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Detainees say their youth was stolen by Taliban
LONDON -- Some were baby-faced teenagers too young to grow facial hair. Others said they were snatched from their families and forced to work for Afghanistan's Taliban.
The stories of the youngest detainees at Guantanamo Bay, Cuba, chart their journeys from childhood in the villages of Afghanistan to U.S. custody, according to military tribunal transcripts obtained by The Associated Press under a Freedom of Information lawsuit.
Guantanamo officials released three Afghan boys ages 13 to 15 last year, but the transcripts of the hearings to determine whether prisoners were correctly classified as "enemy combatants" verify they weren't the only teenagers at the prison camp.
Although the U.S. government blacked out most ages from the documents, some remained, including the story of an 18-year-old who said he had been at Guantanamo for two years.
The teenager was accused of firing at U.S. troops in Afghanistan. He denied it and described how the Taliban had arrested him.
"My infant cousin was born. We had a party. We were playing the drums. We were having fun. When they came they broke the tapes, they broke the drums, they took me to jail, they beat me with a cable then they put salt in it -- my wounds," he told the tribunal.
In many parts of Afghanistan, the Taliban regime prohibited music and dancing, imposing a strict form of Islam.
Another young prisoner accused of links to an al-Qaida explosives cell said the Taliban came to his village and forced people to work or undergo training.
Shortly after the prison camp at Guantanamo opened in January 2002, human rights groups protested the capture and imprisonment of detainees under 18.
Guantanamo is no longer holding anyone 18 or under, said Lt. Cmdr. Chris Lounderman, a spokesman for the U.S. Southern Command in Miami, which oversees the camp.
Some 34 of about 550 prisoners have been ordered released since the tribunals ended in January. But the U.S. government doesn't publicly provide reasons for freeing detainees so it's unclear whether being forced to join the Taliban would have affected any cases.
The United States defines an enemy combatant as someone who was part of or supported the Taliban or the al-Qaida terror network. That classification provides fewer legal protections than prisoner of war status under the Geneva Conventions.
The tribunal transcripts appear to validate claims of forced Taliban recruitment.
One prisoner is asked to respond to an allegation he conscripted young men for the Taliban by grabbing them off the street. The man said after the Taliban lost 8,000 men in fighting in 1998, "they started forcing young men and boys into service."
"They would go to each village and request 100 recruits from the tribal elders," the prisoner said. "The tribal elders were forced to provide these young men, otherwise the village would be burned. All of the people in the village obeyed the tribal elders, and gave up their men as required to serve four months."
Prisoners, young and old, alleged they were abused during interrogations to force confessions, according to some 3,900 pages of tribunal transcripts reviewed by AP.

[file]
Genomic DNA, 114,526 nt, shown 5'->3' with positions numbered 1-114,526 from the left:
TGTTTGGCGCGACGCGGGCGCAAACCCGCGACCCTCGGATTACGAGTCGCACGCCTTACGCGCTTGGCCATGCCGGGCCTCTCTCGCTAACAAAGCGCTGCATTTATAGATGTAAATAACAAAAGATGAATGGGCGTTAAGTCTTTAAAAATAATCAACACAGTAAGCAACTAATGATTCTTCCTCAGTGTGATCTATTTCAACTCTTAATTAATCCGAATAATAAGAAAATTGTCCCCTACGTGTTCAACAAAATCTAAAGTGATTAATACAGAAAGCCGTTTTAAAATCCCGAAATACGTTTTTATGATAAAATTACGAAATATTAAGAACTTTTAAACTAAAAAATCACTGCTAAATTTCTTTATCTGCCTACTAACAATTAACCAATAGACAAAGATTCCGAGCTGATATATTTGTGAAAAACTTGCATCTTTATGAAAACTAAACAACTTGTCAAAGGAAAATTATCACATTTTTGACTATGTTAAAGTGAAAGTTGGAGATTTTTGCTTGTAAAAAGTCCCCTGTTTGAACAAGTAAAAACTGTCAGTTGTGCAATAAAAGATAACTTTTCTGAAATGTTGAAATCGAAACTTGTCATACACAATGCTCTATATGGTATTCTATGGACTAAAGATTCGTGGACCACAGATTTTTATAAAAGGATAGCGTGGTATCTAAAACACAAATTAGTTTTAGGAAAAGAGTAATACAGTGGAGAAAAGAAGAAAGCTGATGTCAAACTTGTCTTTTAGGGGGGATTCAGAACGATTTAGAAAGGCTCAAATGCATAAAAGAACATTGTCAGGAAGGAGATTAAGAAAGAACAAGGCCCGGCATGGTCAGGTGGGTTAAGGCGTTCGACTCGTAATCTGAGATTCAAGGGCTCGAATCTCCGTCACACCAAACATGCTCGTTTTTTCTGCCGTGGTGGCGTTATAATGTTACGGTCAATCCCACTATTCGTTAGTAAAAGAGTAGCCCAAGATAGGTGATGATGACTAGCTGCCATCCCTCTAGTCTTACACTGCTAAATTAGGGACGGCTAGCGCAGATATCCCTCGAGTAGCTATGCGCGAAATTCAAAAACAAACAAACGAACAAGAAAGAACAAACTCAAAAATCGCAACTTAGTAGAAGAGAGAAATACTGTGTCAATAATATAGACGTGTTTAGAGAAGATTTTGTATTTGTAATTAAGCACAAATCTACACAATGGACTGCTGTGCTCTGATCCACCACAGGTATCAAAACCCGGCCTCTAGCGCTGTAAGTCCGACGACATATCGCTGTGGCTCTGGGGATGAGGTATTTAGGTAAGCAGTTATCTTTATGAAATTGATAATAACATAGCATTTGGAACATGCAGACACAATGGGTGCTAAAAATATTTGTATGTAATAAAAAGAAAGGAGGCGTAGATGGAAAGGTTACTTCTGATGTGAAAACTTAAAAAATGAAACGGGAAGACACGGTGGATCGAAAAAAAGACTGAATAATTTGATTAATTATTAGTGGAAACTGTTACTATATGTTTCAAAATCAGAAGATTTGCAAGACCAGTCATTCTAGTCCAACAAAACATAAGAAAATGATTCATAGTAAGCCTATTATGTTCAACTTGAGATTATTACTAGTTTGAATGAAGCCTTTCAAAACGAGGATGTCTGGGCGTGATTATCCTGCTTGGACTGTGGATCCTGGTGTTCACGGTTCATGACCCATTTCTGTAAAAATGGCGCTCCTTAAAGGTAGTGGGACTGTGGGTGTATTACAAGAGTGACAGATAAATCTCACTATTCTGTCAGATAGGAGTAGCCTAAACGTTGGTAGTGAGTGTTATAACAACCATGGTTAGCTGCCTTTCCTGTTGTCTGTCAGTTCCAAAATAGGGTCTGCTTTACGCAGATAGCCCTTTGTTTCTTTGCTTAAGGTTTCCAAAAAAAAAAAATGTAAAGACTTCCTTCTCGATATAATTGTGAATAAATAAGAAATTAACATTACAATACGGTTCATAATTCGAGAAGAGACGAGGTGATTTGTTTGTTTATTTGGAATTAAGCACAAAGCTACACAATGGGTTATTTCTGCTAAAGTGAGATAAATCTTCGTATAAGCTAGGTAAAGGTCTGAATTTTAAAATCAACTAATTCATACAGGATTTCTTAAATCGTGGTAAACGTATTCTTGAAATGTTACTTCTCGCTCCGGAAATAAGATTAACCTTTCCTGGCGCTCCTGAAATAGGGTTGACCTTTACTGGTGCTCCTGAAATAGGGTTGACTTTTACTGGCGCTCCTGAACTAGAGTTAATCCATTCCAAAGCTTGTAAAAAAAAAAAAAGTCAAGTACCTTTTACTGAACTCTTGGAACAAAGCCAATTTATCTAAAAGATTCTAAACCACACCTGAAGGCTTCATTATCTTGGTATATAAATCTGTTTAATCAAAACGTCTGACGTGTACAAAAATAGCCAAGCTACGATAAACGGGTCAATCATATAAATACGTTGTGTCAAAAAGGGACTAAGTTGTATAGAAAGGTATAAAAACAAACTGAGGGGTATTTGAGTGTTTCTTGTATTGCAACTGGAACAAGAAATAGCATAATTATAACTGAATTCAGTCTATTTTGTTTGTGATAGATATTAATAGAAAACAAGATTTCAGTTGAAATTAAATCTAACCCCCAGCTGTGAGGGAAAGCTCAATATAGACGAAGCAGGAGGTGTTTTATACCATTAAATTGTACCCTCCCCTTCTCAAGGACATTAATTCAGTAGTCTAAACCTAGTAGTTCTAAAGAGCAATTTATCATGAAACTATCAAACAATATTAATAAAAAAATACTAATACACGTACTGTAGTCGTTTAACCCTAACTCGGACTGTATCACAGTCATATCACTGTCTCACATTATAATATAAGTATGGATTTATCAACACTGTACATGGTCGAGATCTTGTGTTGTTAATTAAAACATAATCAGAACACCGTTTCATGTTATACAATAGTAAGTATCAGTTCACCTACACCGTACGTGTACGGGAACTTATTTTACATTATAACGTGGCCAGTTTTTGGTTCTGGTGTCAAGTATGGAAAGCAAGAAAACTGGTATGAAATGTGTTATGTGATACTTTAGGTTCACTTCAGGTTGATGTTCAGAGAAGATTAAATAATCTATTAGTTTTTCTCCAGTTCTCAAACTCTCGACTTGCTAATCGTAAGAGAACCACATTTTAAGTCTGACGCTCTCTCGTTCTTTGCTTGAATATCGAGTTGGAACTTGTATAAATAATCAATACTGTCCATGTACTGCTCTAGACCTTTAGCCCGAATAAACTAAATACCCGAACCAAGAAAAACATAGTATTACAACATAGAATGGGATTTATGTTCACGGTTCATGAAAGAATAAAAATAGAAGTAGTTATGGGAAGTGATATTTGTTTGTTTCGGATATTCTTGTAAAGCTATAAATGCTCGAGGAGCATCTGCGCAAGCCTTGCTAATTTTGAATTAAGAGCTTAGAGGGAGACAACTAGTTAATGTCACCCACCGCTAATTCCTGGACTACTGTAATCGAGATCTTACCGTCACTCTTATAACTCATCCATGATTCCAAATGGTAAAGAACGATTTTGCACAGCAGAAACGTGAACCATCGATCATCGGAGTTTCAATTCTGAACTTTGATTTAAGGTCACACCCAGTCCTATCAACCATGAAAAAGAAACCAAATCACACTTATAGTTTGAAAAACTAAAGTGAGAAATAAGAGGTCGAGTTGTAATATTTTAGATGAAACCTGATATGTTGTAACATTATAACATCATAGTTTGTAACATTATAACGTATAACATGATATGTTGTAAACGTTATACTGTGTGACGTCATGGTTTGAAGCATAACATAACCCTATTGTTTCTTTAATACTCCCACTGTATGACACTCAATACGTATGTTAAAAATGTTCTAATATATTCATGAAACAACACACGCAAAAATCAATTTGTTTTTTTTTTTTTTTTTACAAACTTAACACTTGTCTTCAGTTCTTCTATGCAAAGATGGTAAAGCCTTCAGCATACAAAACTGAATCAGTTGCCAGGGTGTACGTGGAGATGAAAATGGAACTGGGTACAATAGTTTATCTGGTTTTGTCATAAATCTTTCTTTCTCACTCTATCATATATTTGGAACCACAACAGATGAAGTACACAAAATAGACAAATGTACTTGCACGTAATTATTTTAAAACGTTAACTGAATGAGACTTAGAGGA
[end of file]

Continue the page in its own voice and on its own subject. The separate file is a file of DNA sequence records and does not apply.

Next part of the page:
Tribunal members are supposed to send abuse allegations to the Joint Task Force running the detention mission, which forwards them to U.S. Southern Command for investigation.
Lounderman, the spokesman at U.S. Southern Command, said Tuesday it wasn't immediately clear how many abuse allegations had been tallied in the tribunals.
Fresh allegations of abuse in documents recently turned over to AP included:
-- A prisoner who claimed two U.S. teams of interrogators beat him.
"In Bagram, when the investigators were interrogating me, when I told them I went there to trade and I went there to study, they hit me they tortured me," he testified. "They said, "you are a liar" and they kept hitting me and tortured me. ... They were torturing us with electricity and they made us walk on sharp objects. They hit us a lot, and because of the pain we just said anything."
-- Another prisoner said he was refused medical treatment in the southern Afghan city of Kandahar.
"I had metal sticking out of my leg and they would not clean the wound," he said. "They would not give me treatment so I told them whatever they wanted to hear. They just wanted anything. Any information. I just told them anything -- whatever they wanted to hear because I wanted them to treat my leg. I saw other people mere whose legs hag to be cut off. I did not want my leg to be cut off."
-- Another prisoner said he reported his alleged abuse to officials from the International Committee of the Red Cross, the only independent group with access to the prisoners in Afghanistan and Guantanamo.
"In Kandahar, they took all my clothes and the American soldiers hit me and kept me tied up in the rain for three hours," he said. "My hands and feet were tied so tight that I couldn't move my hands for a month and I couldn't move my feet for two weeks."
At Guantanamo, the prisoner claimed the abuse continued: "When I got off the airplane, the soldiers hit us. They had us shackled and had our eyes covered. They took off my clothes by the shower. The Red Cross asked them about my head wound. In the first month of detention in Cuba, the soldiers would hit me before bringing me to the interrogator."
EDITOR'S NOTE: Paisley Dodds, Associated Press bureau chief in London, has covered the U.S. prison at Guantanamo Bay since it opened in 2002.